Excellent analysis, BWS71! The only thing I can think to add is the importance of 15+ hours of undivided attention time per week. <------this is the magic key to this program. This program does not work without this step. In fact, when Dr Harley was in private practice, he would refuse to work with couples who would not commit to the 15 hours per week.

That is because this program does not work without it. It takes 15 hours to MAINTAIN romantic love and 20-25 to create romantic love. This time should devoted to meeting the top 4 intimate emotional needs of conversation, affection, recreational companionship and sexual fulfillment. The focus is on these 4 needs because these will give you the biggest bang for your buck and fill the love bank the fastest. Ideally, this time should be spent out of the house in 4 - 4 hour blocks on dates. The dates should be scheduled at a time when you have good energy, not late at night when you are exhausted.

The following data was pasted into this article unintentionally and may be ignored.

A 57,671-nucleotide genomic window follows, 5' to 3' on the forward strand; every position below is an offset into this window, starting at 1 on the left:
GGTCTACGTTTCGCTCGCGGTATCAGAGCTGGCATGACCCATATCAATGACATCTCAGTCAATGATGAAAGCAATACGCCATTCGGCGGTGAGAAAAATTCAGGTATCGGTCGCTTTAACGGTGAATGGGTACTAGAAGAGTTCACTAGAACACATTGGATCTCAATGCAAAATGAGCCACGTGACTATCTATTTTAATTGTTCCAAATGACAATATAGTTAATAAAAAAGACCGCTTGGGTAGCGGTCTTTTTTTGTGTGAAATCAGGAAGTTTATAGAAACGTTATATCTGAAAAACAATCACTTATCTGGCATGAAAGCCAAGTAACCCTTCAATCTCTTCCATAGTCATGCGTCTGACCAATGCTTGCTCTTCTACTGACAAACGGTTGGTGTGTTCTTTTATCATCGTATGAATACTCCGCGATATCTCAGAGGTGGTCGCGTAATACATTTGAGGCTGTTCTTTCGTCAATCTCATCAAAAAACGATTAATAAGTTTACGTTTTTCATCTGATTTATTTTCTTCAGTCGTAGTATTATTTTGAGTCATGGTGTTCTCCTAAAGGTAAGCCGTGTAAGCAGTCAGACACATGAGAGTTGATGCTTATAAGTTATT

When we went through the MB program, this is one of the first steps we took. We were taught to sit down and schedule the next week's activities by writing out times, dates, etc. It is harder to put off something that has been scheduled.

This should be your FIRST focus becuase you will find all of your efforts will reap very minimal return if you are not doing this. That will lead to discouragement. I cannot emphasize the importance of this step, because this program DOES NOT WORK WITHOUT IT!

You will notice a marked and dramatic difference in about 8 weeks if you do this.

Here are some of Harley's articles about it:

The Policy of Undivided Attention

Caring for Children Means Caring for Each Other

I emphasize this critical step, because many make the mistake of cutting this step and then wonder why their marriage does not improve. They get discouraged and conclude the program doesn't work. Well, it doesn't work without this step! If your marriage is not improving within 8 weeks, I would go back and take a hard look at the quality of your UA time.


"It is not the critic who counts; not the man who points out how the strong man stumbles, or where the doer of deeds could have done them better. The credit belongs to the man who is actually in the arena.." Theodore Roosevelt

Exposure 101